Monday, December 8, 2014

Ghost Dogs, Magic Behind Edith Cohn's 'Spirit's Key'

Edith Cohn’s delightful debut novel Spirit’s Key (Farrar, Straus and Giroux, 2014) weaves magic into an appealing girl-and-her-dog story. It tells of 12-year-old Spirit Holden, who lives among the islanders on tiny Bald Island. When dogs begin dying and the islanders become ill, Spirit's family is blamed. With the help of her ghost dog, Sky, guiding her, Spirit taps into her own power and finds a way to help.

Kirkus Reviews calls Spirit’s Key "an inventive story with a fresh setting and an upstanding moral compass." And Booklist, in a starred review, says, "Themes of belonging, standing up for what is right, and wildlife conservation pervade this strong debut." 

Question: What inspired you to write your book?

Edith CohnSpirit’s Key had several inspirations. The first was a dog named Marisol who went missing. She belonged to a friend of mine, and we searched the city for Marisol for months. I kept seeing her everywhere–even though it was never really her, and I got the idea about a ghost dog–about my friend never having closure. Later I decided I wanted the setting of the book to be an island, and I was deeply inspired by Ocracoke and the Outer Banks of North Carolina, which is a truly magical place.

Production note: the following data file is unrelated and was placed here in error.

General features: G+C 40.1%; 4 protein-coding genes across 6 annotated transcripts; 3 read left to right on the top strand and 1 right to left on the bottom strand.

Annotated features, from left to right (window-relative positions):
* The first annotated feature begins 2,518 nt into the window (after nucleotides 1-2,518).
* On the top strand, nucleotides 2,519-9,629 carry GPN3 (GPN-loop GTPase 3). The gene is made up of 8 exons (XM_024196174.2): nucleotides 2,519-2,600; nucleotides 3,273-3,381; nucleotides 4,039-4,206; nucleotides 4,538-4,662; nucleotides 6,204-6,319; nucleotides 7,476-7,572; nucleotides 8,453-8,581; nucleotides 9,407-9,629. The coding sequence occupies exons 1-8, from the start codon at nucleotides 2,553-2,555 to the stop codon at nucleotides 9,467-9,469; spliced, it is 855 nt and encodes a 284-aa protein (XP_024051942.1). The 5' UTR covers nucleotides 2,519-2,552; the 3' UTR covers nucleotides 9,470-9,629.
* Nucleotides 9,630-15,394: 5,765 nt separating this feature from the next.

I was also inspired by my niece who went through a vegetarian phase, and I got to thinking about how kids that age are still figuring out what they think and still forming their beliefs. And then the idea that people's house keys can tell the future? That came from a handmade key ring I was wearing at the time.

Q: What do you hope to accomplish with your writing?

EC: This is terribly ambitious, but I hope to write books that inspire people to see the world in a slightly different way. I hope people might see how fear is the root of hatred and injustice. I hope they might be a little kinder to each other and to animals. 

Q: What are you working on next?

EC: I am working on two books. One is a middle-grade fantasy and the other is a slightly futuristic middle-grade. I'm in the early stages of both, so I can't say anymore about them. There's magic in keeping the writing secret for a little while.

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